Russia’s Vladimir Putin and OPEC Secretary General Mohammad Barkindo speak today at an energy forum in Moscow.
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The Dollar fell and global stocks were mixed as investors digested the shortlist of candidates said to be in the running for the leadership of the Federal Reserve. U.S. Treasuries advanced, followed by most core government bonds.
In Spain, stocks resumed a decline after King Felipe VI criticized Catalan separatists for “unacceptable disloyalty.” Catalan President Carles Puigdemont has promised a formal announcement to regional lawmakers of the referendum results, triggering a 48-hour countdown to a unilateral declaration of independence. The nation’s bond yields rose, in addition to those in neighboring Portugal.
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The Dollar Index and 10-year Treasury yields both retreated from recent highs as news emerged that President Trump has been presented with a shortlist of Fed-chair candidates with a range of views on policy. Among them, ex-board member Kevin Warsh has criticized the central bank for trying to do too much with monetary policy. Current Governor Jerome Powell has voted in sync with Chair Janet Yellen, whose term is up in February.
“Markets rightly or wrongly came to the view late last week that Warsh was the front-runner, and viewed him rightly or wrongly as having more hawkish proclivities than Janet Yellen,” said Ray Attrill, global co-head of foreign-exchange strategy at National Australia Bank Ltd. in Sydney. With news of Powell’s chances potentially rising and of headwinds to tax reform, “that’s seen the Dollar giving back a little of the gains.”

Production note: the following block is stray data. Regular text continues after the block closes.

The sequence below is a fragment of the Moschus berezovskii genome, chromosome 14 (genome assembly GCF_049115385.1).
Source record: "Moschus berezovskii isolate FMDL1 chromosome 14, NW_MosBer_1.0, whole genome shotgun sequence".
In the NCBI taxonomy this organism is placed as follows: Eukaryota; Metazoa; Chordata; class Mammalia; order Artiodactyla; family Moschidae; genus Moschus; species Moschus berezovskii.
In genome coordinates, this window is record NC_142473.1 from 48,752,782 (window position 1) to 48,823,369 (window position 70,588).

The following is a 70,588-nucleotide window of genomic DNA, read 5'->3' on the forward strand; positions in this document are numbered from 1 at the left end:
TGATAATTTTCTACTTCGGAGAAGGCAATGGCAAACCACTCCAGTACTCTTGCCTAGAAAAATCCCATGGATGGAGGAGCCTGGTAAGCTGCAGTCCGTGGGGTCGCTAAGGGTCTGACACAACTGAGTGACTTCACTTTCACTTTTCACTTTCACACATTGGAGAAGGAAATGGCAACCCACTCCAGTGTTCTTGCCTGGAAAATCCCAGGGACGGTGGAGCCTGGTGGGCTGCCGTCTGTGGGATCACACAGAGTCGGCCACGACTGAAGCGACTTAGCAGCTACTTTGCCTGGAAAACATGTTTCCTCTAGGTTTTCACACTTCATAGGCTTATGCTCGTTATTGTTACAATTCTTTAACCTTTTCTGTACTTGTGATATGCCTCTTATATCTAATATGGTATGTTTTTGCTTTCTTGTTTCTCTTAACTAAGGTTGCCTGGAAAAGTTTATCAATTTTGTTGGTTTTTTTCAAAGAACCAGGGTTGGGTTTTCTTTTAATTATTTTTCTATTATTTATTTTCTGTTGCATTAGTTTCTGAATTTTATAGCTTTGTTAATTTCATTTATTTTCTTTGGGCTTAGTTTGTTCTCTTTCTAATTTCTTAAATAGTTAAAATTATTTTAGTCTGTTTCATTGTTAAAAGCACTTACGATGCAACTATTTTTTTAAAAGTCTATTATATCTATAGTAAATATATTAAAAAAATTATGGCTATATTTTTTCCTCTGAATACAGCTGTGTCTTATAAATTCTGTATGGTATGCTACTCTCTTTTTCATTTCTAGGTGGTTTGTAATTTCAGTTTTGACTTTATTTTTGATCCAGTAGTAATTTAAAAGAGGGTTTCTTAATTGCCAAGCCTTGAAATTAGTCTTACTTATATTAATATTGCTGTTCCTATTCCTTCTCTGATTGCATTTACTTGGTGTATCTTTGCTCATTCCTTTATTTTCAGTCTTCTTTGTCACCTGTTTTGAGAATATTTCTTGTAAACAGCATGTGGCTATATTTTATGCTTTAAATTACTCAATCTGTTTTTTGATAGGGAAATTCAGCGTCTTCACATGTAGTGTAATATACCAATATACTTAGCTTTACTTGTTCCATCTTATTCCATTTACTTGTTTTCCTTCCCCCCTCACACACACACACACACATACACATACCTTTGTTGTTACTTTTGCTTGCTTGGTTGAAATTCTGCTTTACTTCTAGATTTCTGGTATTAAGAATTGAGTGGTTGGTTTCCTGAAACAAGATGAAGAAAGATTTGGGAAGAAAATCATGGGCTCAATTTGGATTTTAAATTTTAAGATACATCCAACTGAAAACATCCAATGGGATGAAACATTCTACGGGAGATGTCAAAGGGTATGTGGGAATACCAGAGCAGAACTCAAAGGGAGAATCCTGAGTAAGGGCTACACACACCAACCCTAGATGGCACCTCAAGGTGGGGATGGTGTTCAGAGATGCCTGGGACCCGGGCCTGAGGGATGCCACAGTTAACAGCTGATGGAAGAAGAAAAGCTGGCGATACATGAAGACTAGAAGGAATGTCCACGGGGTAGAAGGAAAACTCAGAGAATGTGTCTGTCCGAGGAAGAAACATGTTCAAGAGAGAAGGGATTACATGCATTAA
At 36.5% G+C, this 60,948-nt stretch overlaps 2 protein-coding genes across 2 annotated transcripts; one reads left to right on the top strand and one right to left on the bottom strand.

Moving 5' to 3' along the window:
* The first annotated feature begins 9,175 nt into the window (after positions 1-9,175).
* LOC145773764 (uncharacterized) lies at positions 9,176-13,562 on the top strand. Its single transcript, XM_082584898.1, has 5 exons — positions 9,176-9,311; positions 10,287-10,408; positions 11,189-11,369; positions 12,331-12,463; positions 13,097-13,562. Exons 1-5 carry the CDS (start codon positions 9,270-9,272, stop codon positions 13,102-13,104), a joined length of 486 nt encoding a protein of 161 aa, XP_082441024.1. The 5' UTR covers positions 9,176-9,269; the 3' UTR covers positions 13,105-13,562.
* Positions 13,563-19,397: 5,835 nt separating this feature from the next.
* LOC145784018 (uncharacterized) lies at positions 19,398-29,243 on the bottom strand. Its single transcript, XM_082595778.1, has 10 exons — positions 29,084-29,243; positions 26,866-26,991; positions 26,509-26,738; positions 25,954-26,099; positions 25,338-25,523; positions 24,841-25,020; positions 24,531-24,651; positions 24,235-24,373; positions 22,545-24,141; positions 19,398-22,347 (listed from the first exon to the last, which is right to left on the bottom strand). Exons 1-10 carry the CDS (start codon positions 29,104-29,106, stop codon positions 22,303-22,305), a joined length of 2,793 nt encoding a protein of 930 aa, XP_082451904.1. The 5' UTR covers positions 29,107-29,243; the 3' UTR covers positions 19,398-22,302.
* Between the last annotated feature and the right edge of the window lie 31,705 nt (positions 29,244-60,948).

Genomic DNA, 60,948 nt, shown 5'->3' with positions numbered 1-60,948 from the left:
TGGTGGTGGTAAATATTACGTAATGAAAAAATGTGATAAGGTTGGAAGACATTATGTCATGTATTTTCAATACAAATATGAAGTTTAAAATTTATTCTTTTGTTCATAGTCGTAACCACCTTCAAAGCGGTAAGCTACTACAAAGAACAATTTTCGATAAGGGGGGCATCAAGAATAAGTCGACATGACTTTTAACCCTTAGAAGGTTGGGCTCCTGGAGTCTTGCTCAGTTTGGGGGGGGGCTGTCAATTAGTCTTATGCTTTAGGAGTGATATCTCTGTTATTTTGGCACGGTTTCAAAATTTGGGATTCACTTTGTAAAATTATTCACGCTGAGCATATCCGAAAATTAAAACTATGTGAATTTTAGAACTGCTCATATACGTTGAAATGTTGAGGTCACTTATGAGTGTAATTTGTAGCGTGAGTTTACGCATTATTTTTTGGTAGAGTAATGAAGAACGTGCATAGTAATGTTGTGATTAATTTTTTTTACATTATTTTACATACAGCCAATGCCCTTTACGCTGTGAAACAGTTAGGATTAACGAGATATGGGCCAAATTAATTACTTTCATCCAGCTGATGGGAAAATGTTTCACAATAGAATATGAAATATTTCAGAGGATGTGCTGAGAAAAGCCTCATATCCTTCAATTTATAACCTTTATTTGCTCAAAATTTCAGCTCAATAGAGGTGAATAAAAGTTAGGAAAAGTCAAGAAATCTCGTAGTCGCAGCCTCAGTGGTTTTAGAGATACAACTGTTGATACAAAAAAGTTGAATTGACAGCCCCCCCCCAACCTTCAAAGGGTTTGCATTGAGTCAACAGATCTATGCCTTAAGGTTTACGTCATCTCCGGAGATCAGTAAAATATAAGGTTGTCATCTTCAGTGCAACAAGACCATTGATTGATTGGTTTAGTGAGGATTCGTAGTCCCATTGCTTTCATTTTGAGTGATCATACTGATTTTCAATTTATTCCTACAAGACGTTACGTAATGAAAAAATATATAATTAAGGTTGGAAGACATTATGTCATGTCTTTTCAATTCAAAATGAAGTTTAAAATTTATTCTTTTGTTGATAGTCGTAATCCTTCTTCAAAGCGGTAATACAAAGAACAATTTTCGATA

Meanwhile, Hong Kong equities added to yesterday’s surgeon optimism about monetary loosening in China. Japanese stocks were little changed, and Australia’s declined. Crude fell to a two-week low as the traders awaited U.S. inventory data. Get free equity tips on mobile from here!
Among the key events coming this week:
* Russia’s Vladimir Putin and OPEC Secretary General Mohammad Barkindo speak today at an energy forum in Moscow.
* Today’s EIA data will probably show that gasoline stockpiles only increased by 1 million barrels last week.
* September’s ADP jobs number will most certainly suffer a major negative impact from Hurricanes Harvey and Irma. Consensus sees 135,000 new positions, but there’s potential for a negative surprise.
* Also, this week are data on U.S. trade, durable goods, and Friday’s September nonfarm payrolls report.
* China is due to report monthly foreign-exchange reserves Thursday.
* Minutes of the last ECB meeting are the European economic highlight this week.
Here are the main moves in markets:
1. The Stoxx Europe 600 Index declined 0.1 percent as of 8:44 a.m. London time.
2. The MSCI All-Country World Index rose 0.1 percent.
3. The U.K.’s FTSE 100 Index advanced 0.1 percent to the highest in eight weeks.
4. Germany’s DAX Index rose 0.2 percent.
5. The MSCI Emerging Market Index jumped 0.5 percent to the highest in almost two weeks.
6. Futures on the S&P 500 Index decreased 0.1 percent to 2,531.25.
1. The Dollar Spot Index dipped 0.2 percent.
2. The Euro climbed 0.1 percent to $1.176.
3. The British Pound advanced 0.1 percent to $1.3255.
4. The Japanese Yen gained 0.3 percent to 112.55 per Dollar.
1. The yield on 10-year Treasuries fell one basis point to 2.31 percent.
2. Germany’s 10-year yield dipped two basis points to 0.44 percent, the lowest in more than a week.
3. Britain’s 10-year yield decreased one basis point to 1.342 percent.
1. West Texas Intermediate crude dipped 0.3 percent to $50.26 a barrel, the lowest in more than two weeks.
2. Gold increased 0.3 percent to $1,276.01 an ounce.
3. Copper fell 0.2 percent to $2.96 a Pound.
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